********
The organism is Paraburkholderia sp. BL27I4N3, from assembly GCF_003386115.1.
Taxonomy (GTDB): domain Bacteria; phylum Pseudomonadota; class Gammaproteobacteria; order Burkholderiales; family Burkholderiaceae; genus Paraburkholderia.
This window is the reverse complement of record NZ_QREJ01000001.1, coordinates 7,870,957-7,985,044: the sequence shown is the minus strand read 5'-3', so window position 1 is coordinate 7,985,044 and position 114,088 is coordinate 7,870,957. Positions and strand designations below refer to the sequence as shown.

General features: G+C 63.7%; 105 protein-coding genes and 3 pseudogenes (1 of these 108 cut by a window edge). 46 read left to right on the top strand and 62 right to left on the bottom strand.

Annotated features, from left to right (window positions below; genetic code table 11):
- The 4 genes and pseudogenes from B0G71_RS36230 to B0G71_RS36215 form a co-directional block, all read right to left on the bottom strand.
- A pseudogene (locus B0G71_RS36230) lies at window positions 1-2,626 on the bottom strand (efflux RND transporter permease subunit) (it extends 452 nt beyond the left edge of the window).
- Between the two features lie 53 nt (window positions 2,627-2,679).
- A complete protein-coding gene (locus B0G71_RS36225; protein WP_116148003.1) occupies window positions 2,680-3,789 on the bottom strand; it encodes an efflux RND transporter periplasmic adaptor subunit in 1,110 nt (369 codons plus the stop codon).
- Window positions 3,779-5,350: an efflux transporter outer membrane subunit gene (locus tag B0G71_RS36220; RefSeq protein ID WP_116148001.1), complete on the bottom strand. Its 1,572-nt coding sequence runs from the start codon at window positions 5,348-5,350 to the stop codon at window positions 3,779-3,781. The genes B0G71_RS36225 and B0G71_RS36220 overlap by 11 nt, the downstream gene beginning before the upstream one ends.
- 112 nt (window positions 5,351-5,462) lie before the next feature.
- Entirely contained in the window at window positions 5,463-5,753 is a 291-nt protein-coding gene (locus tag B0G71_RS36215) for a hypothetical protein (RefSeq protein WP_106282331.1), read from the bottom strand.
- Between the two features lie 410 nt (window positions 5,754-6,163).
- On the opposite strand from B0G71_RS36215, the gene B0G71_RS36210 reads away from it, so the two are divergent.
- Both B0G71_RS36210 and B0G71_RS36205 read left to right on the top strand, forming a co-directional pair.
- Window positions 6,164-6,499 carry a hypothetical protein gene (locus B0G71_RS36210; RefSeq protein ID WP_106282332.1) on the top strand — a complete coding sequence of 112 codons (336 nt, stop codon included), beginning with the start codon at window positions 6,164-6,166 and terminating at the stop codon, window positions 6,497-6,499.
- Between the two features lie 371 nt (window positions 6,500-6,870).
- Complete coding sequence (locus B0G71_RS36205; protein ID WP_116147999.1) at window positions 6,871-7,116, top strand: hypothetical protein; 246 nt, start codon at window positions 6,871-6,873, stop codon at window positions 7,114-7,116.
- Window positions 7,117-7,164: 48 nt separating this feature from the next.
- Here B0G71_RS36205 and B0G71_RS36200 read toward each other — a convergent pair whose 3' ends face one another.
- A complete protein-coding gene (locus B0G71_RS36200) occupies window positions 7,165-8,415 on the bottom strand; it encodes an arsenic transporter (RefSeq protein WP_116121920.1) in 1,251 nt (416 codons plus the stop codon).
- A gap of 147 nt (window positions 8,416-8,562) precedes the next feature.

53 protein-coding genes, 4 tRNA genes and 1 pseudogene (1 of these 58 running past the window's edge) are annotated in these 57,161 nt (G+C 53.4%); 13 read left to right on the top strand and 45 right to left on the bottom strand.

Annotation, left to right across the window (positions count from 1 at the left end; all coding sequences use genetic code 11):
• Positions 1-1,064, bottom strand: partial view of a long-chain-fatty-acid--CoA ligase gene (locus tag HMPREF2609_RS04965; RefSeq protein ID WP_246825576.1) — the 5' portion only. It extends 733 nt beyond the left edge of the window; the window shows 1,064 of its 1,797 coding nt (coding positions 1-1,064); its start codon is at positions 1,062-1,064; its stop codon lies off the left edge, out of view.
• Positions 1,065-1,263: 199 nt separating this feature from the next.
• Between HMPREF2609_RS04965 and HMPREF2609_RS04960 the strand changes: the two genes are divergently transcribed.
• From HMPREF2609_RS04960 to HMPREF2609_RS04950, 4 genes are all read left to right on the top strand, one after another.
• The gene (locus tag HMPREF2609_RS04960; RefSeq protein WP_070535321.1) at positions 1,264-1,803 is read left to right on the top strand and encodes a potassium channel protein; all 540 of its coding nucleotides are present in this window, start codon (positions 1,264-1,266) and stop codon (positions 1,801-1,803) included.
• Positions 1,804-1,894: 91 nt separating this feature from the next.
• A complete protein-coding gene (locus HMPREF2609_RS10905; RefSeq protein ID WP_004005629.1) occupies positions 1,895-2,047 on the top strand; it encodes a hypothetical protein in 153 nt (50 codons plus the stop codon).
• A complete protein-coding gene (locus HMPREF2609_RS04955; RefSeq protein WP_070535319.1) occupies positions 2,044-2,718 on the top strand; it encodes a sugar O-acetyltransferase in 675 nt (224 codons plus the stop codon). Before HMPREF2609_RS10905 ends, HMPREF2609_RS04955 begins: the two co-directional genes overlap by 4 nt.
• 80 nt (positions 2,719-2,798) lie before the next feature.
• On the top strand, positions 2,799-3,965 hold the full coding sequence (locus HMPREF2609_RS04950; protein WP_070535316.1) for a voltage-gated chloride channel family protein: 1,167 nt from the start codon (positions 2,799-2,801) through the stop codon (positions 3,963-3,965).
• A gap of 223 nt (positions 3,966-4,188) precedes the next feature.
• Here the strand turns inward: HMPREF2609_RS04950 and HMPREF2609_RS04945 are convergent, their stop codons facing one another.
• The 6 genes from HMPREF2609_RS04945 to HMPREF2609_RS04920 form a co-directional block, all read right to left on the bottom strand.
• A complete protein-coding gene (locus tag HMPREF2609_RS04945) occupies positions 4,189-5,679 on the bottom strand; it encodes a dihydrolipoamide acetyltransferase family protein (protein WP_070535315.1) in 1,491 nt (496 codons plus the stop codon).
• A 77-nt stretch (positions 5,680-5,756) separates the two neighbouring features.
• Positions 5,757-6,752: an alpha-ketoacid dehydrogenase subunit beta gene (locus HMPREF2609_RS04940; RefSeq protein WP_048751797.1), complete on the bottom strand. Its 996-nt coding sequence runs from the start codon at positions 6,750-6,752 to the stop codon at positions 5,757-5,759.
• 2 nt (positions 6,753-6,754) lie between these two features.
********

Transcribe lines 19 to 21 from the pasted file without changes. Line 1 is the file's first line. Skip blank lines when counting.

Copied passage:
- Window positions 7,117-7,164: 48 nt separating this feature from the next.
- Here B0G71_RS36205 and B0G71_RS36200 read toward each other — a convergent pair whose 3' ends face one another.
- A complete protein-coding gene (locus B0G71_RS36200) occupies window positions 7,165-8,415 on the bottom strand; it encodes an arsenic transporter (RefSeq protein WP_116121920.1) in 1,251 nt (416 codons plus the stop codon).